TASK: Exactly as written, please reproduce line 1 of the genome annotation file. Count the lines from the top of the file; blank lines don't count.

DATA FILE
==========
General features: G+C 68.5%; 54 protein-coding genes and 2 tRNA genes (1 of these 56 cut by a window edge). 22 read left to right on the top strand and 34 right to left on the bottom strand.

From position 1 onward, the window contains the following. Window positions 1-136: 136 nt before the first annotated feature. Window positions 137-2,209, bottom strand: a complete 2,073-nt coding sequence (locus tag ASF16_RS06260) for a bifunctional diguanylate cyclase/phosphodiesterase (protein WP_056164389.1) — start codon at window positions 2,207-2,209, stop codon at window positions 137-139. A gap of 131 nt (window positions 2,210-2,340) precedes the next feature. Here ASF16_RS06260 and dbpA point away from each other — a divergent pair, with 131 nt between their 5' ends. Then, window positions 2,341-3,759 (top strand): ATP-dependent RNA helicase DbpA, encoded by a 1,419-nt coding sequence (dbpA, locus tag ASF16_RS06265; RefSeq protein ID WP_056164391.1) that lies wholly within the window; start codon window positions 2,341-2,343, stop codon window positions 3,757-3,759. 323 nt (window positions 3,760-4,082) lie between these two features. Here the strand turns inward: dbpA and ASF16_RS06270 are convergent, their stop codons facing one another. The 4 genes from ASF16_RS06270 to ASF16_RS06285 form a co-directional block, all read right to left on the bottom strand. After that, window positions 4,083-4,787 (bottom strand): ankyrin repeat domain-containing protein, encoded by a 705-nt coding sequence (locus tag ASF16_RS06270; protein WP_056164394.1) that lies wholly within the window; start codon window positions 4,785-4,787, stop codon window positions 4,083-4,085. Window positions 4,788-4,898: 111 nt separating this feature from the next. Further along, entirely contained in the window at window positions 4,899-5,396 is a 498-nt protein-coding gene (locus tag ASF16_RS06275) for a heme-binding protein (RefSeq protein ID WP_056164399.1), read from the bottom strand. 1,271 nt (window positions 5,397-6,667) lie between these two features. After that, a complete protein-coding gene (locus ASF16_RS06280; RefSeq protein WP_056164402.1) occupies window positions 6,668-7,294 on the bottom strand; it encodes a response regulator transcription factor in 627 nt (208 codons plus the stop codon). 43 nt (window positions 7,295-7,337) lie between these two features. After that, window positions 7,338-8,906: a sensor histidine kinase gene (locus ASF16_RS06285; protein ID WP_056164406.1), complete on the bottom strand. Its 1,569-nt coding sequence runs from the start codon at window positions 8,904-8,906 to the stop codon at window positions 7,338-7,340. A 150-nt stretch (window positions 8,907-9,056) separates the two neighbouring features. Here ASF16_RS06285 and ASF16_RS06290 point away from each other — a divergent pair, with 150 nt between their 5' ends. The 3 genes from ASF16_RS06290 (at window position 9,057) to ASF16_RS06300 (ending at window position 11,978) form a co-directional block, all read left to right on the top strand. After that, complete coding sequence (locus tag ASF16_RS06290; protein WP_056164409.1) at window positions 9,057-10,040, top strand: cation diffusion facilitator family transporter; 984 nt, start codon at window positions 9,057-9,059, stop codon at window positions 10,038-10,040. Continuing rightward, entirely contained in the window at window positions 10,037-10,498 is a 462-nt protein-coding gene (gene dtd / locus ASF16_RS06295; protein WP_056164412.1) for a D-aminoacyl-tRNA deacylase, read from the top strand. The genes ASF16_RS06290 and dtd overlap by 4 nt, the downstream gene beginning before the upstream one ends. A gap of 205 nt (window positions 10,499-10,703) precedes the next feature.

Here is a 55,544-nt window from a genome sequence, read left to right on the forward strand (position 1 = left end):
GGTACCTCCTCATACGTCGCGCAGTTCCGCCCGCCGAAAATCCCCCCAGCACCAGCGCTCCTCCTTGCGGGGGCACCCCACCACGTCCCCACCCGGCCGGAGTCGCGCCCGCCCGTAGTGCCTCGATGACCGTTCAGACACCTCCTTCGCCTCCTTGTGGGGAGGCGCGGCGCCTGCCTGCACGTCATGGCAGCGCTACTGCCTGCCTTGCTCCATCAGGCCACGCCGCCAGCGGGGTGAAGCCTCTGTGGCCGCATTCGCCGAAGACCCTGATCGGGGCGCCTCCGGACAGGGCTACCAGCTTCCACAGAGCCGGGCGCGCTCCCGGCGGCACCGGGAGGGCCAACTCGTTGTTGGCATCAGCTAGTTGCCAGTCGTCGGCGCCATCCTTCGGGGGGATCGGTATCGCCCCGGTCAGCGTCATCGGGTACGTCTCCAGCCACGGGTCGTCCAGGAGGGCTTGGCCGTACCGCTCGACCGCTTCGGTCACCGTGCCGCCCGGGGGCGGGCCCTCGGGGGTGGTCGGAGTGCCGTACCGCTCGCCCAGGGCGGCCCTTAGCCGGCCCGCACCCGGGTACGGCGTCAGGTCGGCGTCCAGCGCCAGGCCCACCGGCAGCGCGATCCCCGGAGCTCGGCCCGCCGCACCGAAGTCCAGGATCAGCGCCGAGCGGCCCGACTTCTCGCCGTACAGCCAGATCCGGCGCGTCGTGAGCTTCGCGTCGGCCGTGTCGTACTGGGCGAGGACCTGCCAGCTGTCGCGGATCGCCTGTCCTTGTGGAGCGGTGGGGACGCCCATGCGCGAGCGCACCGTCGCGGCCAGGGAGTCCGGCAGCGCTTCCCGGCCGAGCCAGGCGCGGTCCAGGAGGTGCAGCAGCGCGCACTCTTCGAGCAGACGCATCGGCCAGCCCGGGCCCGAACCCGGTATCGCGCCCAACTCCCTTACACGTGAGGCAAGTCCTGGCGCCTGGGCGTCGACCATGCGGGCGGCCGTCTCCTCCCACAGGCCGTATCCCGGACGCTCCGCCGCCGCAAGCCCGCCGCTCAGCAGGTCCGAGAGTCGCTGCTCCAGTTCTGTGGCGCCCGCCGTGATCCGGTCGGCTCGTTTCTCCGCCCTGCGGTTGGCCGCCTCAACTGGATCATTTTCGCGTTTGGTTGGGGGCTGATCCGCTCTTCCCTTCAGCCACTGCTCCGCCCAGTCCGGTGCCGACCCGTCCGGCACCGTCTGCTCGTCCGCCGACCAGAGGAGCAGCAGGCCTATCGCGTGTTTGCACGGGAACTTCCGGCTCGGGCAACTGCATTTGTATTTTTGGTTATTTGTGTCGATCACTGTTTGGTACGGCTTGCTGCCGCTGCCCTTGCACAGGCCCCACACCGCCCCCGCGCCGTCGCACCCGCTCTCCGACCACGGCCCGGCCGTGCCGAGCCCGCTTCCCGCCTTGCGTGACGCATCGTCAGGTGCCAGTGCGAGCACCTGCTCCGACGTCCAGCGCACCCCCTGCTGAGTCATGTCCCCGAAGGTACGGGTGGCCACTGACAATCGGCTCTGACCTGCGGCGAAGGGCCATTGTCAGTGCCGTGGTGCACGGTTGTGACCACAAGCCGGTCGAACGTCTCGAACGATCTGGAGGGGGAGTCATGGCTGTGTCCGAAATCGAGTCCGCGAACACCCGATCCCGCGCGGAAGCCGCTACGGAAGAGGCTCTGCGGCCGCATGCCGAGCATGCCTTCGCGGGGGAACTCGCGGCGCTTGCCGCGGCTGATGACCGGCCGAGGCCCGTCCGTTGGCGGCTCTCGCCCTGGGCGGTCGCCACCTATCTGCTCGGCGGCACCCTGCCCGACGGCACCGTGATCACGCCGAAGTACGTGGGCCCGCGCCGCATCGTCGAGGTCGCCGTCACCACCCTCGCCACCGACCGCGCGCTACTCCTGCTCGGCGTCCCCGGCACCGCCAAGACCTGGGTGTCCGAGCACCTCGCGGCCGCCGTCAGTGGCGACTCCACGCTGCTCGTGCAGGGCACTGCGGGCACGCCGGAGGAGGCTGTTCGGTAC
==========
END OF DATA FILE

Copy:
General features: G+C 68.5%; 54 protein-coding genes and 2 tRNA genes (1 of these 56 cut by a window edge). 22 read left to right on the top strand and 34 right to left on the bottom strand.